Reading My Own Obituary by Bill Stough

The sign on the marquee outside the funeral home in St. Clair, Missouri read: “William Stough; graveside; Jefferson Barracks.” It had been posted July 13, 2007 and stayed there until Monday, July 16. In a town where I am well known this created quite a stir. Phone calls were being made to friends of mine asking what had happened. There had been no indication that anything had been wrong with me but people can die very suddenly. That occurs commonly and can happen to any of us.

The obituary was actually referring to my 95 year old father who had just died and whom I had been spending extensive time with as his death approached. But in this community I am the one who is well known and he is not. His name is also William, although I go by Bill. When a store in adjacent Union, Missouri inquired if I were dead, I told them “the rumors of my death are greatly exaggerated.“ 

Nonetheless as I read that marquee, I thought about how that could be me. Indeed, one day I will be joining him. 

We don’t like to think about it, but a wise person will occasionally meditate on the fact that death is in our future. It is wise to make our days count.

“It is better to go to a house of mourning than to go to a house of feasting, for death is the destiny of every man; the living should take this to heart (Eccl. 7:2).” 

God wants us to have our heads screwed on straight and seek him while we are alive. Note what Solomon writes in Eccl.12:1-2, 5-7 (KJV): “Remember now thy Creator in the days of thy youth, while the evil days come not, nor the years draw nigh, when thou shalt say, I have no pleasure in them. While the sun, or the light, or the moon , or the stars, be not darkened, nor the clouds return after the rain; … because man goes to his long home, and the mourners go about the streets: or ever the silver cord be loosed or the golden bowl be broken, or the pitcher be broken at the fountain, or the wheel broken at the cistern. Then shall the dust return to the earth as it was: and the spirit shall return unto God who gave it.”

I once made a service call to a recently retired man and he was showing me about his home and pointing out all the improvements he was making. Then he suddenly stated “I wonder if I shouldn’t be putting some time and effort into God and eternal life rather than just this house only?” He caught me by surprise, but we had a good discussion following that. Shouldn’t we all listen to my customer’s concern?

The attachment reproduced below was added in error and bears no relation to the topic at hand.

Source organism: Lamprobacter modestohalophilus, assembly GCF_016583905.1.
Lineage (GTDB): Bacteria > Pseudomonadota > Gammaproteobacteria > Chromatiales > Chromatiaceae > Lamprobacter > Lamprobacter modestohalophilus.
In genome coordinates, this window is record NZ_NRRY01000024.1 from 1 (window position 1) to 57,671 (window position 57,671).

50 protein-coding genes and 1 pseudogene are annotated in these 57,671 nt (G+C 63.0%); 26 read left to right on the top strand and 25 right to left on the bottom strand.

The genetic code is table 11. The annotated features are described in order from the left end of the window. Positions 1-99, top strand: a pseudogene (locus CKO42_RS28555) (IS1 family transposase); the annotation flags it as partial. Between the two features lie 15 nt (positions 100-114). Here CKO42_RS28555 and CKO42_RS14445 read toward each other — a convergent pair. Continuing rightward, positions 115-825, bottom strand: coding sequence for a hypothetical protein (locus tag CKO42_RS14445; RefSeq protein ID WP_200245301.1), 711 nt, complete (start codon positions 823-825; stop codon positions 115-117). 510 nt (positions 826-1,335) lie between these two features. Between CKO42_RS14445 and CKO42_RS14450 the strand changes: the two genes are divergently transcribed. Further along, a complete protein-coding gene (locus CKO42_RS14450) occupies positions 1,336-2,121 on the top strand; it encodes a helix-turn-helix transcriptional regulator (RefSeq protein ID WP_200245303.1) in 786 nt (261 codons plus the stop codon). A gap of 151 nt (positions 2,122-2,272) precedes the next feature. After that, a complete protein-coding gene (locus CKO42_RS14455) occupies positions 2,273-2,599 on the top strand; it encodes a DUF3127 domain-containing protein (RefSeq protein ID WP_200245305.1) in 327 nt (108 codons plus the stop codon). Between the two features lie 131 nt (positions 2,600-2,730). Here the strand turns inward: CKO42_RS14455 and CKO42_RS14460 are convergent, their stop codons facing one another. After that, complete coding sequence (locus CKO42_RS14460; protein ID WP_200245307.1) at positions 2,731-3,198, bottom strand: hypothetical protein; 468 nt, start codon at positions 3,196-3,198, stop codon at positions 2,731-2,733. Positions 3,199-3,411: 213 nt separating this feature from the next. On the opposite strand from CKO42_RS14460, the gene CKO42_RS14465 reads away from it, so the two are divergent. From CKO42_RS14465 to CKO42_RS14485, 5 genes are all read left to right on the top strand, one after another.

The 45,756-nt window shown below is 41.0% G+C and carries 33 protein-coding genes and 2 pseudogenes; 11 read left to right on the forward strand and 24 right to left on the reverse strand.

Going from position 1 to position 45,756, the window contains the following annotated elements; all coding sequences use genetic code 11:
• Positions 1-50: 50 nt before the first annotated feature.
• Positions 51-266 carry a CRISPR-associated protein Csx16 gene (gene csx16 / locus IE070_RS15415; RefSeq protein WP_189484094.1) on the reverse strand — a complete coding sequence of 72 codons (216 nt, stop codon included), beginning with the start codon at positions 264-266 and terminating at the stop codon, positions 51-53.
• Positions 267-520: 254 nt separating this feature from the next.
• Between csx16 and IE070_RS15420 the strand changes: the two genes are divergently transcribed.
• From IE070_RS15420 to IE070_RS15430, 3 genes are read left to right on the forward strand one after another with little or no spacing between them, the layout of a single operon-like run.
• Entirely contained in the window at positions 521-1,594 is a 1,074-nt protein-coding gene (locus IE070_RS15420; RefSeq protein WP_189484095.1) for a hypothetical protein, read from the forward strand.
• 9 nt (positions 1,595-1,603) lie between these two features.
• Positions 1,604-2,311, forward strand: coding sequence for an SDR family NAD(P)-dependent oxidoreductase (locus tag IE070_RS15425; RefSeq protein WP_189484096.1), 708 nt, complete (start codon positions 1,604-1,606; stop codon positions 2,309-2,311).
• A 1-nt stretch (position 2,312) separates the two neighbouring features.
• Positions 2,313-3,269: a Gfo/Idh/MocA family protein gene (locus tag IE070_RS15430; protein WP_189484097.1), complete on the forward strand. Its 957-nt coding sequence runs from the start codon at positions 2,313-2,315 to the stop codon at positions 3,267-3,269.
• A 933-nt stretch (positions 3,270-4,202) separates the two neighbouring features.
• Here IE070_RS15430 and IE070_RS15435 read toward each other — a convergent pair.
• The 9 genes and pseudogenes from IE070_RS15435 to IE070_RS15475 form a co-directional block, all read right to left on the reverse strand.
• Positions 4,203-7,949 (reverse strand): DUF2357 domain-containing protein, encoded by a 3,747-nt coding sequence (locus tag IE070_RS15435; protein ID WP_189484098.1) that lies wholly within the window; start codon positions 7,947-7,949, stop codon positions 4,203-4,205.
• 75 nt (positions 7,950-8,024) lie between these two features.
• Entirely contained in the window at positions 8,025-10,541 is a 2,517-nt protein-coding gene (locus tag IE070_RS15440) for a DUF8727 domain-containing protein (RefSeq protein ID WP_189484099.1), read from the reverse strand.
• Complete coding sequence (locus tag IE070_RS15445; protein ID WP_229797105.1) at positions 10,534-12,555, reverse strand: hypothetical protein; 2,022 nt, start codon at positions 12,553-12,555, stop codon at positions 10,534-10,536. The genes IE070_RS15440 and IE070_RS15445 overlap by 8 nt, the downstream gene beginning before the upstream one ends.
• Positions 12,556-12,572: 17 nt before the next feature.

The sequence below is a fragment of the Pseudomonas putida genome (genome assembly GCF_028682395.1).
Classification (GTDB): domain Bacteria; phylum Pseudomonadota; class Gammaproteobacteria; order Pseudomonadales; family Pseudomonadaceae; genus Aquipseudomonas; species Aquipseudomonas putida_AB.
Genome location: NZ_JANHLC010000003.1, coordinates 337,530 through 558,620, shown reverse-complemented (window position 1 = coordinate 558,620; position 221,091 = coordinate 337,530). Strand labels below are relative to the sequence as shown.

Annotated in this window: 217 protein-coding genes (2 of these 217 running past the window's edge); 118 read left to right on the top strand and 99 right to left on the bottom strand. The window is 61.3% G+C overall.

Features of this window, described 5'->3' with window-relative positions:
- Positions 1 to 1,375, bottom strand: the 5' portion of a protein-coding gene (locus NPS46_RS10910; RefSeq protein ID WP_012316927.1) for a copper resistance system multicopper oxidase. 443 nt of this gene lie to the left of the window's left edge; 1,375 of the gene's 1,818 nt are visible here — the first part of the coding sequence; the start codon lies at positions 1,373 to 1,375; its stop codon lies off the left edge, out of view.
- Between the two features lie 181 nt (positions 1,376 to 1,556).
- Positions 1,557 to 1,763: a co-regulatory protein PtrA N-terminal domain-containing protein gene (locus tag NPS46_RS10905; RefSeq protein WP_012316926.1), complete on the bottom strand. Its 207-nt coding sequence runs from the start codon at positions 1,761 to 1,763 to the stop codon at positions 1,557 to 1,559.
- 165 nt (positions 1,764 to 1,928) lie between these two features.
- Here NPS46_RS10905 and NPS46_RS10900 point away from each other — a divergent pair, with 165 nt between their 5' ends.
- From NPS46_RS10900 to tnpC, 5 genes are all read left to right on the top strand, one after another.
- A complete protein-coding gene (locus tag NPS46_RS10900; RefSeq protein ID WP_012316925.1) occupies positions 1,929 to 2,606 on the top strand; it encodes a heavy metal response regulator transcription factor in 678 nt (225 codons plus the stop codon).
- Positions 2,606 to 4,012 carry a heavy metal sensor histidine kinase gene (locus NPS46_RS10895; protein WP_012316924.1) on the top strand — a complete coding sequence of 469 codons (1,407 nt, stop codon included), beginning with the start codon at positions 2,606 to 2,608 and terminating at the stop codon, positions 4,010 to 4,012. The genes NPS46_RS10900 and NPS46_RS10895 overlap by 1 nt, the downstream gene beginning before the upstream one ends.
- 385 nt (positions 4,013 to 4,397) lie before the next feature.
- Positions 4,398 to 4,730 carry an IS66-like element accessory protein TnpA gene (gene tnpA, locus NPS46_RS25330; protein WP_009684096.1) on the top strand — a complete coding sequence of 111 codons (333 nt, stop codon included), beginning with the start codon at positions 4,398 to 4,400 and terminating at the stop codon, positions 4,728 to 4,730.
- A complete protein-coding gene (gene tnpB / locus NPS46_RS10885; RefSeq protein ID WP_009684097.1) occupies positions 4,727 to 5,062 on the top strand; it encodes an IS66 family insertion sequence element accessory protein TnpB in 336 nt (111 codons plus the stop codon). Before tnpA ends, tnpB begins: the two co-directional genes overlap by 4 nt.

It’s easy to get snared in the here-and-now and Satan would love it to be that way. In Matthew 13, Christ gave the parable of the sower and the seed. He describes being overly concerned with the cares of this life (Verses 7-9 and 22). It is compared to thorns choking the growth of a plant. Always remember that this life is short and something far more important lies ahead. Put efforts there and not just into the cares of this life. We each need to be a praying person and be involved in helping others. Use our gifts. Don’t let fear paralyze you. Don’t be stopped by the fact that “someone else can do it better.” Do things anyway.  We don’t have forever in this life. Make it count.

What good is pursuing money? I have known so many who did nothing but that. But they died and how did that money help them? What will they have when they come up in the resurrection? And what good is pursuing power and recognition in whatever personal form it takes for us? All these things will be gone when it is our name posted outside the funeral home. 

Jesus wants us to seek him and his righteousness and let him be the provider (Mat.6-33-34). If we do that, we don’t have to be obsessed with what it takes to survive in the here-and-now.

David brings out the motivation an older person should have in Ps.71:17-18. “Since my youth, O God, you have taught me, and to this day I declare your  marvelous deeds. Even when I am old and gray, do not forsake me, O God, till I declare your power to the next generation, your might to all who are to come.”

Jesus knew he had a short time to do his work. He died before he was 34 years old. “As long as it is day we must do the work of him who sent me. Night is coming when no one can work. While I am in the world, I am the light of the world. (John 9:4-5).” 

We too must work on things that matter while it is day. When we die, it is night. Your name will at some future time be posted outside a funeral home.

God remembers us and what we have done. Job described it elegantly in Job 14:14-15 (NIV): “If a man dies, will he live again? All the days of my hard service I will wait for my renewal to come. You will call and I will answer you; you will long for the creature your hands have made.”